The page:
Equitarianism Brings Veterinary and Farrier Care to Dominican Republic Equids

Through literally hundreds of vaccinations and dewormings, 60 surgeries, nutrition training, and a nationwide farrier clinic, all from June 6-13, the Dominican Republic's horses, donkeys, and mules are once again benefiting from a new concept known as "equitarianism."

The equitarian effort, headed by Jay Merriam, DVM, MS, of the Massachusetts Equine Clinic in conjunction with the Massachusetts Veterinary Medical Association, targets the second poorest country in the Western Hemisphere and is part of the association's "Samana Project." Since 1993 veterinarians, technicians, and other volunteers have been traveling to the Dominican Republic twice a year to provide much-needed health care to the country's working equids, as well as small animals.

The Samana Project summer 2010 team just completed "the most productive year ever," according to equine podiatrist and Samana team member Steve O'Grady, BVSc, MRCVS, of Northern Virginia Equine in Marshall. "“The horses were just coming out of the woodworks, nonstop," he said. Vaccines and dewormers were given until the team’s stock, donated by U.S. manufacturers, was depleted. A team of three veterinarians and and numerous veterinary students performed 52 castrations in addition to other necessary surgeries in four days.

Castration not only promotes better working equids but also prevents uncontrolled breeding and reduces major health risks including injuries sustained from fighting stallions, O'Grady said. However, castration is not easily accepted in Hispanic culture, where stallion ownership represents a long-standing, proud tradition. Through education efforts over the years, the Samana team has been able to promote not only the benefits of gelding but also the increased breeding of mules, which are sturdier for work than the horses and are sterile with regards to breeding.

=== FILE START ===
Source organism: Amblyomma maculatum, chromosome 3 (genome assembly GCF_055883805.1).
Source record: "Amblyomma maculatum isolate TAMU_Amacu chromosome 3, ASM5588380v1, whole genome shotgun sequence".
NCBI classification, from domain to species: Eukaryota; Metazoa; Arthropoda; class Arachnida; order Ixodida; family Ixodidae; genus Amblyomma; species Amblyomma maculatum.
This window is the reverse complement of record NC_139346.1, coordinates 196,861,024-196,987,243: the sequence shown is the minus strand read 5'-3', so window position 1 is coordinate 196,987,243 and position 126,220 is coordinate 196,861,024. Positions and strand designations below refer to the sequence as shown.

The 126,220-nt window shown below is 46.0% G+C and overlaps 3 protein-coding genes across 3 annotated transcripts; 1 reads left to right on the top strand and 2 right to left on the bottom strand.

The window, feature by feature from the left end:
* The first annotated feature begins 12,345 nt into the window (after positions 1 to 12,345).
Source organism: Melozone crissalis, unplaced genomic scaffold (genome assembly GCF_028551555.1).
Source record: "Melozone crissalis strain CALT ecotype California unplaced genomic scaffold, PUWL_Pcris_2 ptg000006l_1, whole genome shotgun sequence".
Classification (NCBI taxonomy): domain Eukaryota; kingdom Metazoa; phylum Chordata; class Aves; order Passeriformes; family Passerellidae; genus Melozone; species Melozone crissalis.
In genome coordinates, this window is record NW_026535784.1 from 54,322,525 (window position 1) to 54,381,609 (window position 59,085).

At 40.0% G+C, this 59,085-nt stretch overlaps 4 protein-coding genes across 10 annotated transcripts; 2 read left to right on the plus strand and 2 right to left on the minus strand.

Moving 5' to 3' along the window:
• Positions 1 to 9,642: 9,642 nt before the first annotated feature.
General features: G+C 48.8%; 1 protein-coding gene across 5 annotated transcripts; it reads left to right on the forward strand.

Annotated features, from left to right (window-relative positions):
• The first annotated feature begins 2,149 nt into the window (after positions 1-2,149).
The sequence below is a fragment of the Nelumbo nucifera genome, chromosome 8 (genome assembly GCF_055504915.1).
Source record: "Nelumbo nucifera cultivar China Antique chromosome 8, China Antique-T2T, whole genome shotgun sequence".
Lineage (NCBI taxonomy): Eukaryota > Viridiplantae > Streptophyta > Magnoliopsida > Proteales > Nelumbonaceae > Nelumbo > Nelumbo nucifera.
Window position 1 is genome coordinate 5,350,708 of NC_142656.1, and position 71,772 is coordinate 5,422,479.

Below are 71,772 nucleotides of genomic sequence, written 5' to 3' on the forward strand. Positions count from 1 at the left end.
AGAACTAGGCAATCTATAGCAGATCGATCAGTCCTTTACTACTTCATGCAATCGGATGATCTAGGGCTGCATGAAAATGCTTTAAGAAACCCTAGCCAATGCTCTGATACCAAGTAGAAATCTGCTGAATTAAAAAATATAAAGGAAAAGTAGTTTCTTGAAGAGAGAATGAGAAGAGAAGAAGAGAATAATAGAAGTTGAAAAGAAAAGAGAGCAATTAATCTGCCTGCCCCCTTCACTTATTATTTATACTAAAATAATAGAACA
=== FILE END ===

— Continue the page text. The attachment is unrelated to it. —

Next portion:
Nutritional education is also starting to show results, O'Grady said. No longer being tied to the side of the road to find forage for themselves, the working equids are now being fed grasses grown and cultivated just for them. "Compared to the kinds of animals the team was seeing five years ago, these horses and mules looked phenomenal," he said.

Now in his second year in the project, O'Grady and the team organized a nationwide farrier clinic, attended by at least two local farriers from each province. "Farriery addresses one of the most common and serious concerns of the working equid: problems with the feet," he said. Farrier equipment was donated and shipped to the Dominican Republic by Farrier Products Distribution in Shelbyville, Ky.

Like humanitarianism, equitarianism is meant to promote sympathy and benevolence towards individuals, but in this case, the individuals are the equine inhabitants of developing countries. Equitarian interests are on the rise, with more and more opportunities becoming available to equine health care professionals wanting to make a difference, said Merriam during the first official session on equitarianism, held at the American Association of Equine Practitioners Annual Convention last year.

About the Author

Christa Lesté-Lasserre, MA

Christa Lesté-Lasserre is a freelance writer based in France. A native of Dallas, Texas, Lesté-Lasserre grew up riding Quarter Horses, Appaloosas, and Shetland Ponies. She holds a master’s degree in English, specializing in creative writing, from the University of Mississippi in Oxford and earned a bachelor's in journalism and creative writing with a minor in sciences from Baylor University in Waco, Texas. She currently keeps her two Trakehners at home near Paris. Follow Lesté-Lasserre on Twitter @christalestelas.

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